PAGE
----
But the fact is that the industry is there, is affecting the regulators in a profound way. And, some journalists have looked at that, the investigative journalists from Europe, a group called investigate Europe and they have looked at [IGNERB]. [IGNERB] is basically the group that sets the standards for EMFs. And most countries on the entire planet follow the standards. And [IGNERB] has been called by this group after a year. Why don’t I, if it’s months or years? And quite the large investigation. And they had been publishing several articles in the last month. They called it an industry cartel, [IGNERB] and other regulatory agencies from all around the world, like the one in Australia, [inaudible] of the FCC in the UK and different companies. And, and they have, they have said, well, there’s a revolving door policy between people that have been heads off telecoms and then heads of the FCC and this and that.
This has been seen in the big, big Pharma. This has been seen in big chemical with Monsanto. So I think it’s important to look at the data, but it’s, it’s very important is the in this day and age to not believe everything you see because unfortunately I think with lobbying and other practices or clouding science with conclusions that are not necessarily the truth or that are influencing the no effects studies and this is something that that is seen over and over and over again in EMF science quite unfortunately. But unsurprisingly, when you think about the magnitude of how much money is there to be made, and this has the same problem in big Pharma, it was the same problem with smoking. When these corporations have a lot of financial incentive to keep the status quo. Well, there are things that happen that are very shaky and in science and that they have been found guilty.
I mean, big, big tobacco has been found guilty. Monsanto, we’re still in the midst of this huge controversy. Some people think, no, there’s nothing. I don’t know. I’m not an expert in chemicals or anything, but the fact is we got to stay very skeptical of conclusions. And even if the world that has organization and all of these, the telecoms and all the regulatory agencies on the planet say, “oh no, it’s perfectly safe.” Well, this is not a fact. This is a PR message, right? So look, you got to, you got to look at the science, got to do like I like Ari did like I did for myself and look at the actual science and say, okay, is it perfectly safe? Can we call it perfectly safe when there are, there’s a very strong link with loss of fertility? I like, I wouldn’t call it perfectly safe and we’ll call it slightly harmful at least. So it’s very an editorial guideline that in the end when you look at the science, I don’t think most people would agree with, but to open your mind to these possibilities, you have to get over the fact that it sounds like ghost haunting. And then some people are stuck there still. But I think it’s a matter of getting, getting into it than reading the science of it.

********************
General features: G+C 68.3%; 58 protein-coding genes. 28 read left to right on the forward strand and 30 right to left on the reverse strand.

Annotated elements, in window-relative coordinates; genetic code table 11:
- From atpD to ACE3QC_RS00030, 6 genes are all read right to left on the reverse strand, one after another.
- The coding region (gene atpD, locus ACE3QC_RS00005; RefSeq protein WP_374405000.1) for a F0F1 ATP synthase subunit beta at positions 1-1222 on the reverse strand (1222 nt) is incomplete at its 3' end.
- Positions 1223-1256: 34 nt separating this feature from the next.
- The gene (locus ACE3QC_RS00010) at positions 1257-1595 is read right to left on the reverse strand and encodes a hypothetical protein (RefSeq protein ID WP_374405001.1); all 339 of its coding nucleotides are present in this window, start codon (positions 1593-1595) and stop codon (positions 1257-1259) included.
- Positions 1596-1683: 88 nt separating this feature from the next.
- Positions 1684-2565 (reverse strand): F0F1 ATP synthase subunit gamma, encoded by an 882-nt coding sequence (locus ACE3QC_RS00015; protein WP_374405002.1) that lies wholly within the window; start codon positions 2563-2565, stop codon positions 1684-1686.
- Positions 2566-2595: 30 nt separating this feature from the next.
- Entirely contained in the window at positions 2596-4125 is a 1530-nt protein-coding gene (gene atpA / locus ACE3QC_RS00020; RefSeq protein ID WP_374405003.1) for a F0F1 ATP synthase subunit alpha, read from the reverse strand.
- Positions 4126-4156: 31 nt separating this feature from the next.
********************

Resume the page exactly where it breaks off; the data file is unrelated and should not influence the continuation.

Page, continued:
Ari Whitten: Yeah. Yeah. It’s, it’s a tricky landscape, may be trickier than anything because on the one hand you have people like let’s say Jack Cruise as an example, and some of the people who align with him and follow his work who are promoting EMFs and 5g as like basically the biggest factor of health problems, you know, and like that is the number one factor to, you know, to the extent where they would not even sort of get into nutrition or exercise or things like that. And they’ll say, you know, it’s, it’s the 5g causing these suicides and people and, you know, and then, on the other hand, you have a lot of skeptics and you know, people more aligned with the industry and hardcore evidence-based people who are saying there’s no effect. All of this is just tinfoil hat nonsense. And so it’s a tough topic and a tough landscape to sort of figure out where the truth is. I would say I’m definitely more in the middle there, of someone who’s erring on the side of caution because I’ve seen some concerning research, but I definitely haven’t seen anywhere near the level of evidence that would lead me to think this is, you know, like Jack, what Jack Kruse believes. Like this is the number one factor in why people’s health, you know, why we have so many diseases skyrocketing and such and things like that.